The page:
The AP obtained two internal memos describing the decision to bury the report. The memos raised no factual objections but said the command would not consider any of the report’s findings or recommendations.
The failings cited by the report reflect one aspect of a broader challenge to achieving a uniquely American mission — accounting for the estimated 83,348 service members still listed as missing from World War II, Korea and Vietnam.
This is about more than tidying up the historical record. It is about fulfilling a promise to the mothers and fathers, sisters and brothers and sons and daughters of the missing. Daughters like Shelia Reese, 62, of Chapel Hill, N.C., who still yearns for the father she never met, the boy soldier who went to war and never returned.
She was 2 months old when heartbreaking word landed at her grandmother’s door a week before Christmas 1950 that Pfc. Kenneth F. Reese, a 19-year-old artilleryman, was missing in action in North Korea. To this day, the military can’t tell her if he was killed in action or died in captivity. His body has never been found.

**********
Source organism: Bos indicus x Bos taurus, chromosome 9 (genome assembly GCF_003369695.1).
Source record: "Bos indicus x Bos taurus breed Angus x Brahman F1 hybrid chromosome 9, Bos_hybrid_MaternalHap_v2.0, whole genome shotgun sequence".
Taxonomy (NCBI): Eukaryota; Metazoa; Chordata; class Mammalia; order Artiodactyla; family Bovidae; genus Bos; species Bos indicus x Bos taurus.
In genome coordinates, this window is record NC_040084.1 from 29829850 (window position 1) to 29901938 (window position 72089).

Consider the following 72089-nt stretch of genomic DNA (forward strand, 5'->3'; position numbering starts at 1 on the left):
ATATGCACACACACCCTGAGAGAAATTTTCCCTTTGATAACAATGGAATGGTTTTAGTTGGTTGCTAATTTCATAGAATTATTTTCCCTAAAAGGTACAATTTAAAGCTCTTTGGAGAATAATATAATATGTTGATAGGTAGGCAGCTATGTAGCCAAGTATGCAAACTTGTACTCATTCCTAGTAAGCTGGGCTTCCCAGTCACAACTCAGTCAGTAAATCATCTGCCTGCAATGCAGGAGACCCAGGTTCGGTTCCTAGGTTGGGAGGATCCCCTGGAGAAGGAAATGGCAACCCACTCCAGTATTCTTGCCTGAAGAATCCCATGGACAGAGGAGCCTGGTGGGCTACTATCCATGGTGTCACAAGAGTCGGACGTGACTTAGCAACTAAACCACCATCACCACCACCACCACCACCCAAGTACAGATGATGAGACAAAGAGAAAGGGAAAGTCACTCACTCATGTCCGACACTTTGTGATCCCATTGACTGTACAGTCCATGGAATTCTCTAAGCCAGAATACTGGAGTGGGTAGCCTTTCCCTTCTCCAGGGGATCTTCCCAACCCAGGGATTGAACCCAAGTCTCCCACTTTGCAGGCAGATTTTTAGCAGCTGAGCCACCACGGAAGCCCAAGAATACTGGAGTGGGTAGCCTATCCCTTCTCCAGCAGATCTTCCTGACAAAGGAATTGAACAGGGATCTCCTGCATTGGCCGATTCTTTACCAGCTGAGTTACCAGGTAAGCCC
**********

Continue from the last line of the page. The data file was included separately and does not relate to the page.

“It changed my whole life. I’ve missed this man my whole life,” she says.
She’s not alone.
Reese is among 7,910 unaccounted for from Korea, down from 8,200 when the war ended 60 years ago this month.
A sense of emptiness and unanswered questions haunted many families of the missing throughout the second half of the 20th century, when science and circumstance did not permit the almost exact accounting for the dead and the missing that has been achieved in Iraq and Afghanistan. While the government’s efforts have provided closure for hundreds of families of the missing in recent years, many others are still waiting.
Over time, the obscure government bureaucracies in charge of the accounting task have largely managed to escape close public scrutiny despite clashing with a growing number of advocacy groups and individuals such as Frank Metersky, a Korean War veteran who has spent decades pressing for a more aggressive and effective U.S. effort.
The outlook for improvement at the Joint POW/MIA Accounting Command, he says, is not encouraging.
“Today it’s worse than ever,” he says.